Clogheen, Cahir - Book of County Tipperary, 1889

About “The Book of County Tipperary,” 1889

George Henry Bassett produced 7 Irish county directories in the 1880s: Antrim, Armagh, Down, Kilkenny, Louth, Tipperary and Wexford. Each provides useful history of the respective counties as well as lists of office holders, farmers, traders, and other residents of the individual cities, towns and villages.

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  1. This online version is designed primarily as a genealogical research tool and therefore the numerous advertisements in the original book, many full page, and quite a few illustrated, have been excluded.
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With respect to the last point, surnames which today begin with the “Mc” prefix, for example, were often formerly spelt as “M‘,”. For a list of some of the more common forename abbreviations used in the directory, see Forename Abbreviations.

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Population 1,209 in 1881—Trout-fishing.

Clogheen, in the barony of Iffa and Offa west, is 7 miles, Irish, south of Cahir, and less than 12 miles south-west of Clonmel. A small part of the town is in the parish of Tullaghorton, and the rest in Shanrahan. The situation is exceedingly beautiful in the valley of the River Tar, which is joined here by the Duag on the way to the Suir, both affording good sport for the angler. All the roads entering Clogheen present opportunities for the enjoyment of charming scenery. There are numerous plantations, which are most effective in emphasizing the attractive features of the Knockmealdown Mountains.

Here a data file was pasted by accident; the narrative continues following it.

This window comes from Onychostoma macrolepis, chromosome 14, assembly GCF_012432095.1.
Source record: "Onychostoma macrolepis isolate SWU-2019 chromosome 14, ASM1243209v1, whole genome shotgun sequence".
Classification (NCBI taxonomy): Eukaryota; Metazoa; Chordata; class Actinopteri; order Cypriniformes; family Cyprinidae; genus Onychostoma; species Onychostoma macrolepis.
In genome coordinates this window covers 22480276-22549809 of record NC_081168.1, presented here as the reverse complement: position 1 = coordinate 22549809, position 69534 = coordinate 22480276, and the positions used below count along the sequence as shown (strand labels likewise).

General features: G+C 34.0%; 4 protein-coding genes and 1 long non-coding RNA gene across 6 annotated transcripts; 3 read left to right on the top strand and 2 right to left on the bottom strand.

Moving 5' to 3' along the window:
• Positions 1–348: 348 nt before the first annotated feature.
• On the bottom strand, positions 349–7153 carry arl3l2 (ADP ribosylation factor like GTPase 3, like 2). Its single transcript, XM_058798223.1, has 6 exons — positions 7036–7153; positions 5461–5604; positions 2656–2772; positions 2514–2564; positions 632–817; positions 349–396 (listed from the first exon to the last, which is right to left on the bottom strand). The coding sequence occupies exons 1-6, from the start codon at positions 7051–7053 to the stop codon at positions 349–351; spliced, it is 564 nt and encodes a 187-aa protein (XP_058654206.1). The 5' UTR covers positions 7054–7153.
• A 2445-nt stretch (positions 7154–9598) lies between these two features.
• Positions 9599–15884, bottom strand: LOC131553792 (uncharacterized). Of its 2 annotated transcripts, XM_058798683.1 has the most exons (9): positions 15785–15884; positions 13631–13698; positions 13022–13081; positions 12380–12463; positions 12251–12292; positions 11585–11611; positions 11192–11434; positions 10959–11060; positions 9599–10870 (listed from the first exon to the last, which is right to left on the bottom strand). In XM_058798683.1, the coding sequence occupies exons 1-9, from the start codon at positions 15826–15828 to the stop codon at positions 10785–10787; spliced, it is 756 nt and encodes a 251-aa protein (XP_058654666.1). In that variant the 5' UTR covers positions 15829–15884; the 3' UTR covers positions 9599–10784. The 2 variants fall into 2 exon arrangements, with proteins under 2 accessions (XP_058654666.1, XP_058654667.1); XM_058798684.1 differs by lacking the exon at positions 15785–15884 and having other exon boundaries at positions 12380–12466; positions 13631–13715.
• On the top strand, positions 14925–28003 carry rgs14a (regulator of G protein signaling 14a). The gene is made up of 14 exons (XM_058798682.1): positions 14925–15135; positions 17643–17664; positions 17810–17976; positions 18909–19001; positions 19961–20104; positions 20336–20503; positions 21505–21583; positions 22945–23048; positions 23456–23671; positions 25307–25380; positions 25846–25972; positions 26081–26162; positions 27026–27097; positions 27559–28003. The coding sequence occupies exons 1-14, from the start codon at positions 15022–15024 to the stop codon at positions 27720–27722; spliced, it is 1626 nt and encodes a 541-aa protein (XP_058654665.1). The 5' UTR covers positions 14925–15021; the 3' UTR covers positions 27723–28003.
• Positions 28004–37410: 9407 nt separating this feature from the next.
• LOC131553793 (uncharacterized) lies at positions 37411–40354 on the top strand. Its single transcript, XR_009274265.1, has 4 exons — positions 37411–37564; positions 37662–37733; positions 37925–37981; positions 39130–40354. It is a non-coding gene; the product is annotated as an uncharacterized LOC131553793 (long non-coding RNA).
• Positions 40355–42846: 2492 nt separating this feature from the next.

The houses of Clogheen, for the most part, are well built, and many of those devoted to business are tastefully fitted, and heavily stocked with merchandize. The district contains a considerable amount of good land, and in favourable times the farmers are well-to-do. Oats and potatoes are the principal crops raised. Dairying is carried on to a large extent. Every Saturday a market is held for butter and eggs, but it is small in comparison to what it was some years ago. The market house was destroyed by fire, and has not been rebuilt. A fair is held on the third Monday of every month for pigs. The cattle fairs, once first-rate, failed through the competition of those held at Clonmel, Cahir and Mitchelstown. Influences of a similar nature affected the prosperity of the weekly market.

Within forty years four flour mills were worked with success in the town and neighborhood. Now only one is kept going. Fifty years ago Clogheen had a brewery, but it likewise failed. Nearly a hundred years ago a silver mine was profitably worked for a time in the townland of Castle Grace. Why it was abandoned does not appear. The Knockmealdown Mountains are supposed to be rich in iron ore. At present woollens are manufactured here on a modest scale, by Mr. Michael Lonergan. The industry was begun by his late father some twenty years since, and has a promising future. Lord Lismore is the principal landlord of Clogheen and district. Shanbally Castle, less than three miles, Irish, from town, belonging to Lord Lismore, is one of the finest residences in the county.

In the absence of a governmental system an effort is made to keep Clogheen abreast of the methods of modern civilization. Lamps have been erected in the streets by the business people, and are lighted, cleansed and repaired at their expense. Mr. Edmond Riordan, and Mr. Geoffrey Prendergast act as a committee of collection, etc. The streets are repaired by the Grand Jury, and the Guardians of the Clogheen Union attend to the sanitary requirements. There are barracks for soldiers, with accommodation for a captain, two lieutenants and fifty men, but they have not been occupied for over five years.